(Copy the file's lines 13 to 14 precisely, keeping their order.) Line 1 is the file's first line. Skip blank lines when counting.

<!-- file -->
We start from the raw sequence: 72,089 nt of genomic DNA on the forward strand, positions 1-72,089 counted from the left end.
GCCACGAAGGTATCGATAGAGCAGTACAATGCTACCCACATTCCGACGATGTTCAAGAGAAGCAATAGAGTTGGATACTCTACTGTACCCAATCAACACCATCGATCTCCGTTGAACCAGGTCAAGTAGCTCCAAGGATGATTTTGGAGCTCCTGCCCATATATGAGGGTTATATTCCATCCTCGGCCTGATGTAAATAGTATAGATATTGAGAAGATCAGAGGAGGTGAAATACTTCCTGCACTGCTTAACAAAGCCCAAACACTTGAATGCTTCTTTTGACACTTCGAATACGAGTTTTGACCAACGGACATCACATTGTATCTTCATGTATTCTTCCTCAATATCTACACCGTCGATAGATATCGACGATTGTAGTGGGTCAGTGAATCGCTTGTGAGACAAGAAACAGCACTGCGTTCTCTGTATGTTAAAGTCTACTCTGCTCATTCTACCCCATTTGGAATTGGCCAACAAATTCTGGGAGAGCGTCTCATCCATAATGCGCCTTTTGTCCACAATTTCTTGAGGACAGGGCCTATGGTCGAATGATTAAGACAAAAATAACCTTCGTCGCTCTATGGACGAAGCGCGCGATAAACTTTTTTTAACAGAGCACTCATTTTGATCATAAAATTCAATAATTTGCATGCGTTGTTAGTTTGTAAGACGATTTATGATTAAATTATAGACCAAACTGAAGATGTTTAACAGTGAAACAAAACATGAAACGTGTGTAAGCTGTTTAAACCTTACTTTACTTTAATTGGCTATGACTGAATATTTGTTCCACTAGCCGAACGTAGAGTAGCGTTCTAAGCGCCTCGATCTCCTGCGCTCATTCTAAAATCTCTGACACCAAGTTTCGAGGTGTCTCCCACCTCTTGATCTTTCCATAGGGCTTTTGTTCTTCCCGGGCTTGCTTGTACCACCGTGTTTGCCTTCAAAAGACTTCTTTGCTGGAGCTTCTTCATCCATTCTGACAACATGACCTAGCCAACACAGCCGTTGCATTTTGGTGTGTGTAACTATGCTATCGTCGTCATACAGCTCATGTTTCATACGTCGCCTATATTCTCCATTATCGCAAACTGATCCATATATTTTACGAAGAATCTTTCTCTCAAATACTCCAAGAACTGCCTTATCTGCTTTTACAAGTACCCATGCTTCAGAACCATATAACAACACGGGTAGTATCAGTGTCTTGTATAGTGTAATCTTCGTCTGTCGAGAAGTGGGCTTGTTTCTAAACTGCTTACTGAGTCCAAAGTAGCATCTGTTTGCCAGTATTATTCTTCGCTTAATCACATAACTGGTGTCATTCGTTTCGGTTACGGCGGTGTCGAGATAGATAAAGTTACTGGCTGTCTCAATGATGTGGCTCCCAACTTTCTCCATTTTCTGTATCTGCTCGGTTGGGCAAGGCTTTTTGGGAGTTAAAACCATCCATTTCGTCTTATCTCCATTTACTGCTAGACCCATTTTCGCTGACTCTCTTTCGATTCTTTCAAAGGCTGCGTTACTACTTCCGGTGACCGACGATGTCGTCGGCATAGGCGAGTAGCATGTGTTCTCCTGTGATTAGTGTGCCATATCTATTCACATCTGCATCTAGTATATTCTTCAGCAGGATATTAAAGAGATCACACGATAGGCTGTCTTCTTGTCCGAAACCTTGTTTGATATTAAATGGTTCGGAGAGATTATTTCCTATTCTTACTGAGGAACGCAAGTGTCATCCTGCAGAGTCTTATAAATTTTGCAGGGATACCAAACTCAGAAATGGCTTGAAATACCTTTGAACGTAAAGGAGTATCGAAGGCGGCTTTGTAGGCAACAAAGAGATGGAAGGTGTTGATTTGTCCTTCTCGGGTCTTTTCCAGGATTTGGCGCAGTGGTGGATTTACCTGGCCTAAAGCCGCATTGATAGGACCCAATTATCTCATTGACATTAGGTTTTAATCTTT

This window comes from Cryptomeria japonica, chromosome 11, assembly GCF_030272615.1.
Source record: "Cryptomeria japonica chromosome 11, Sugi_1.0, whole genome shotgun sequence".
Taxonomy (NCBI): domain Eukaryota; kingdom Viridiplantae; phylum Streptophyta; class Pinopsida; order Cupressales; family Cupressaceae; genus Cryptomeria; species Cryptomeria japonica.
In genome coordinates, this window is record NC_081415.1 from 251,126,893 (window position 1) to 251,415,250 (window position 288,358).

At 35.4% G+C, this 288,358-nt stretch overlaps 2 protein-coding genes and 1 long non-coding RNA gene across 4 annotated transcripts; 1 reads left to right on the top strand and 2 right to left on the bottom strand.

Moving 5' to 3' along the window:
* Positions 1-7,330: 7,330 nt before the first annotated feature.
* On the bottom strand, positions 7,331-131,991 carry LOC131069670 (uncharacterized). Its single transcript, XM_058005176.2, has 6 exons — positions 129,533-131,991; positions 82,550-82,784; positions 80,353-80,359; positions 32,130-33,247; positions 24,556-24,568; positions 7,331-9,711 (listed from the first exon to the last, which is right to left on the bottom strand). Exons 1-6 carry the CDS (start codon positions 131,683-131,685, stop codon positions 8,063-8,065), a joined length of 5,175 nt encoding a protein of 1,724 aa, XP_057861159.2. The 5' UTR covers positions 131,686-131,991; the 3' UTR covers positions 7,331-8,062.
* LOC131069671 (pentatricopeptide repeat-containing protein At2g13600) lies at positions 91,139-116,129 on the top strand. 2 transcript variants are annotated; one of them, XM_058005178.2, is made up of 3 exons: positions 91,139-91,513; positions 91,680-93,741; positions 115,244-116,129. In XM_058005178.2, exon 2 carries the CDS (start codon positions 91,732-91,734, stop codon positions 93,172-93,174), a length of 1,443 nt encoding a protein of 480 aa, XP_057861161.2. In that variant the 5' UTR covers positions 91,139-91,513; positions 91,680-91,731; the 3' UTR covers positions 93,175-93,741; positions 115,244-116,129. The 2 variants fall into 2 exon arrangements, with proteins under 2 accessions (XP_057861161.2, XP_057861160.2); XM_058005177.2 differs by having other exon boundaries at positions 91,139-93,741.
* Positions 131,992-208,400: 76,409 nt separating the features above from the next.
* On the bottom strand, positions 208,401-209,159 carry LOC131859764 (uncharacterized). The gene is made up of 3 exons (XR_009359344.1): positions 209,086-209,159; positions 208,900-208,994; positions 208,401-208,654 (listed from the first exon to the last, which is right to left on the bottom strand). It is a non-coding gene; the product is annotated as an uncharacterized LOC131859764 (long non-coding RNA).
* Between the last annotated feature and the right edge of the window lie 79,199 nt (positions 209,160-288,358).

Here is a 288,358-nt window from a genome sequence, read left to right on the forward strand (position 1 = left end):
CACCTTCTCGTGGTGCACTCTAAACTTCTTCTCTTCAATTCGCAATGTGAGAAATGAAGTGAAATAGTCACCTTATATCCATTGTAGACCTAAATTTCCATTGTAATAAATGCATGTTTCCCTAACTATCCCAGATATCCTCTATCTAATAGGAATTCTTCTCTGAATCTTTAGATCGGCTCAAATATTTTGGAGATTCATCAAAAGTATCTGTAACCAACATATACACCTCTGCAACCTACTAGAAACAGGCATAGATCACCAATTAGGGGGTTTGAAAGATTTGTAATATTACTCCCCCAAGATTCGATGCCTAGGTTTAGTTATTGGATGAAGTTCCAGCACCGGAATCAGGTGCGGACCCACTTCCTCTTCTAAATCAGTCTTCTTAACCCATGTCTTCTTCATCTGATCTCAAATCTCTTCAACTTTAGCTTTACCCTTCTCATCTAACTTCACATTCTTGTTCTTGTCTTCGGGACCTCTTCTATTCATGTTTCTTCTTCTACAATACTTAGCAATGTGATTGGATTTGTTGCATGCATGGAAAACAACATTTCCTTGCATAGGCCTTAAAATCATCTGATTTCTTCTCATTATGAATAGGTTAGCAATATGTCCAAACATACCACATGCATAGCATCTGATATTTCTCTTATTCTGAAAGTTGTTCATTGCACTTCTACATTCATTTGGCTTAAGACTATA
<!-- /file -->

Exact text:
* On the bottom strand, positions 208,401-209,159 carry LOC131859764 (uncharacterized). The gene is made up of 3 exons (XR_009359344.1): positions 209,086-209,159; positions 208,900-208,994; positions 208,401-208,654 (listed from the first exon to the last, which is right to left on the bottom strand). It is a non-coding gene; the product is annotated as an uncharacterized LOC131859764 (long non-coding RNA).
* Between the last annotated feature and the right edge of the window lie 79,199 nt (positions 209,160-288,358).